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Democratic Transitions in West Africa: Political Elites, Civil Society and Institutions

English title Democratic Transitions in West Africa: Political Elites, Civil Society and Institutions
Applicant Auer Andreas
Number 131306
Funding scheme Resource not found: 'bd31932a-e257-46d9-9dba-079f6f2c77c6'
Research institution Abteilung c2d Zentrum für Demokratie Aarau Universität Zürich
Institution of higher education University of Zurich - ZH
Main discipline Political science
Start/End 01.09.2010 - 30.11.2014
Approved amount 429'012.00
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All Disciplines (2)

Discipline
Political science
Legal sciences

Keywords (5)

democratization; development; civil society; institutions; constitutions

Lay Summary (English)

Lead
Lay summary
This study compares and contrasts six neighbouring West African countries?Benin, Burkina Faso, Ghana, Mali, Niger and Togo?that embarked on almost identical trajectories of political reform in the early 1990s, but exhibited sharply divergent characteristics in terms of regime type by the end of the first decade of the twenty-first century. The study will focus on three main aspects of political transformation: earlier legacies of colonial rule and authoritarianism that may have cast a shadow over subsequent developments; the dynamics of political change in terms of the individual and collective actors that played a role in the process and the institutions that framed their behaviour; and the informal features of the regimes that help determine the development and diversification of their economies and the distribution of resources. In terms of actors, the focus will be on both political elites and civil society, while institutions will refer both to formal rules, such as constitutions and electoral laws, as well as the informal norms that determine the distribution of power and resources.
Direct link to Lay Summary Last update: 21.02.2013

Responsible applicant and co-applicants

Employees

Project partner

Publications

Publication
ransitions démocratiques en Afrique de l’Ouest: Processus constitutionnels, société civile et institutions démocratiques
Wheatley Jonathan, Loada Augustin (ed.), ransitions démocratiques en Afrique de l’Ouest: Processus constitutionnels, société civile et institutions démocratiques.

Collaboration

Group / person Country
Types of collaboration
NCCR Democracy, University of Zurich Switzerland (Europe)
- in-depth/constructive exchanges on approaches, methods or results

Scientific events

Active participation

Title Type of contribution Title of article or contribution Date Place Persons involved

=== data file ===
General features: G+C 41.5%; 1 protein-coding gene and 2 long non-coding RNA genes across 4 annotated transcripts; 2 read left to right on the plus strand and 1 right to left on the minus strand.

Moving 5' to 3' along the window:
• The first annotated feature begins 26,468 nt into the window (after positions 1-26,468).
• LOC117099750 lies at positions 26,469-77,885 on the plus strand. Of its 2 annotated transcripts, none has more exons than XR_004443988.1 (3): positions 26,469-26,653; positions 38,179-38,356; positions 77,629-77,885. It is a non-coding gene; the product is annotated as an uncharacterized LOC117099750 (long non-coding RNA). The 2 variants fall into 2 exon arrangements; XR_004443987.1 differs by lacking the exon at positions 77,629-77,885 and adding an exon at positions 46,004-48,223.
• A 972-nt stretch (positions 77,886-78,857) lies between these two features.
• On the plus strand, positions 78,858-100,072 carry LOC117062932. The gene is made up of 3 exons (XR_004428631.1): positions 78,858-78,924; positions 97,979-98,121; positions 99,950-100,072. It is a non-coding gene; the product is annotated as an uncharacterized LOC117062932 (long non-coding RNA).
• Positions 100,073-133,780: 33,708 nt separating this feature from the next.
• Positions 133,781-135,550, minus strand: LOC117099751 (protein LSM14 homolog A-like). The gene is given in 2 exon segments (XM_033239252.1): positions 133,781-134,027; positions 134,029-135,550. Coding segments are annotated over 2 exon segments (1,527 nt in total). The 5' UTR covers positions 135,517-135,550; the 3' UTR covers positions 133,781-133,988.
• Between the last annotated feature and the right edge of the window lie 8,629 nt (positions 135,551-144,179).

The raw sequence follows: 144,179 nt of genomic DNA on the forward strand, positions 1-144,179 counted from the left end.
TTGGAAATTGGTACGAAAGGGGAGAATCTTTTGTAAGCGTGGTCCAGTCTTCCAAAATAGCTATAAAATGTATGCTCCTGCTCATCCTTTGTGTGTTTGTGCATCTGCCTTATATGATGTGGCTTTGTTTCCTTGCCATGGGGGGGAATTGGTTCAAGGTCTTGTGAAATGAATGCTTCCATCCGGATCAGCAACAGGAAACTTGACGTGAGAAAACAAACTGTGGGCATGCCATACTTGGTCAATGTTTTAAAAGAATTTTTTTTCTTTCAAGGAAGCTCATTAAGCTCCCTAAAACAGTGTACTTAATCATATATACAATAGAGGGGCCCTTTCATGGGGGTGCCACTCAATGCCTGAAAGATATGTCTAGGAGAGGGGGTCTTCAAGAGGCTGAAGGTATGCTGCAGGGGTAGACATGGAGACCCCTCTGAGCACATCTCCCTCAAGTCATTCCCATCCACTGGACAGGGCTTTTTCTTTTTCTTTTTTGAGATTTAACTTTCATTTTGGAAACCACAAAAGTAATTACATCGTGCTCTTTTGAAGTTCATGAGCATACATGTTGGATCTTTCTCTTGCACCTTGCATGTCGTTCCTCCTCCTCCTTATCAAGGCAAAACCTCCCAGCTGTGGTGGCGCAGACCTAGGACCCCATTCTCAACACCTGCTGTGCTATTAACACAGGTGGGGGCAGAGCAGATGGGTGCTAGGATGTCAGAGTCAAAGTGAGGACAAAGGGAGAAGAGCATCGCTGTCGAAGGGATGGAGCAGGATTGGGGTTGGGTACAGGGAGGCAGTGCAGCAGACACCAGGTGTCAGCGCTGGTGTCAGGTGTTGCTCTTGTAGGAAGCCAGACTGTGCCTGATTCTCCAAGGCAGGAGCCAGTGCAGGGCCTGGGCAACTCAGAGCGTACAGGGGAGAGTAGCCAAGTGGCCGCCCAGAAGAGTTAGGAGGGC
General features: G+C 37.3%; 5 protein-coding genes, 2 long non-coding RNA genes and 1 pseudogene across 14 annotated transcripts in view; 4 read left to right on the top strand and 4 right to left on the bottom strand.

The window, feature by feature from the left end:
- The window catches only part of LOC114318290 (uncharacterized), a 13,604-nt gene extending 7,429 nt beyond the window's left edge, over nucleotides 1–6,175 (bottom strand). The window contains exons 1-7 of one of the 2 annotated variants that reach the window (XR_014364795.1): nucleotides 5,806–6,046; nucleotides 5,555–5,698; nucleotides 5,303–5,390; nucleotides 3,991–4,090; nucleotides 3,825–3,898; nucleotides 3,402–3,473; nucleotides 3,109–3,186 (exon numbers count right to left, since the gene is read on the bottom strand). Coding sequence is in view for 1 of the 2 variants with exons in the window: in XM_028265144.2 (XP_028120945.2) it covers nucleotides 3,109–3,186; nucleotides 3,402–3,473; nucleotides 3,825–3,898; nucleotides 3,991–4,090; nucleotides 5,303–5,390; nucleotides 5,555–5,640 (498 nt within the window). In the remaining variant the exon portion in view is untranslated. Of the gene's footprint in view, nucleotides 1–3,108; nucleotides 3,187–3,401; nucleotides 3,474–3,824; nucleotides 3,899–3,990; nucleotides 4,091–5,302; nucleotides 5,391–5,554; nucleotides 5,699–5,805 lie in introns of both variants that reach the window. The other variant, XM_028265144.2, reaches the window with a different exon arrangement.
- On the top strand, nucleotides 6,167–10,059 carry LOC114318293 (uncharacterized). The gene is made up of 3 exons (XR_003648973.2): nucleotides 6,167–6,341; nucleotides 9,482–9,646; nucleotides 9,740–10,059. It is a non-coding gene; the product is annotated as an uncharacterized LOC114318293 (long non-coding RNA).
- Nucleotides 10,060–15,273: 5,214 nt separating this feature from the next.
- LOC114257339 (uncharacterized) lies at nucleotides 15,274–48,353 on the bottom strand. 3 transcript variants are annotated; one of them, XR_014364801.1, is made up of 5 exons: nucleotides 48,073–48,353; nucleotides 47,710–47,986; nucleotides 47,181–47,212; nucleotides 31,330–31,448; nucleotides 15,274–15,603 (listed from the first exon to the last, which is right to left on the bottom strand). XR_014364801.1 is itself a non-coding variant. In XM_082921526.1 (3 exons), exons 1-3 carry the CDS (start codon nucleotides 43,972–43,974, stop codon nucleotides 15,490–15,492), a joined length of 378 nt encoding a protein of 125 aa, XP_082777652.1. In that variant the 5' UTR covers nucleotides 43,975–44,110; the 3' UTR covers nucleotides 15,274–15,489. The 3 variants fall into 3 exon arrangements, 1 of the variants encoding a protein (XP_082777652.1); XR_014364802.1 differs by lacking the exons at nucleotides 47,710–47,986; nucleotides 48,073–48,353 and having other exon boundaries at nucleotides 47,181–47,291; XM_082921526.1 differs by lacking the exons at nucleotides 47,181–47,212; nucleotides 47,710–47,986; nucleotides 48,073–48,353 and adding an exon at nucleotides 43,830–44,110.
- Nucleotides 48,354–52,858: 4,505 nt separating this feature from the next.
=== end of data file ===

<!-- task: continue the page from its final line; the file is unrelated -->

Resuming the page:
Seminar on statistics, comparative methods and scientific writing Individual talk Seminar on statistics, comparative methods and scientific writing 26.09.2011 Ouagadougou, Burkina Faso Auer Andreas;


Self-organised

Title Date Place
Workshop 30.09.2013 Aarau, Switzerland, Burkina Faso
Workshop 07.11.2011 Aarau, Switzerland, Switzerland

Communication with the public

Communication Title Media Place Year
Talks/events/exhibitions Confusions autour de la notion de société civile International 2013

Associated projects

Number Title Start Funding scheme
120040 Constitutional conventions, direct democracy and institutional change 01.07.2008 Project funding (Div. I-III)

Abstract

This study compares and contrasts six neighbouring West African countries?Benin, Burkina Faso, Ghana, Mali, Niger and Togo?that embarked on almost identical trajectories of political reform in the early 1990s, but exhibited sharply divergent characteristics in terms of regime type by the end of the first decade of the twenty-first century. The study will focus on three main aspects of political transformation: earlier legacies of colonial rule and authoritarianism that may have cast a shadow over subsequent developments; the dynamics of political change in terms of the individual and collective actors that played a role in the process and the institutions that framed their behaviour; and the informal features of the regimes that help determine the development and diversification of their economies and the distribution of resources. In terms of actors, the focus will be on both political elites and civil society, while institutions will refer both to formal rules, such as constitutions and electoral laws, as well as the informal norms that determine the distribution of power and resources.
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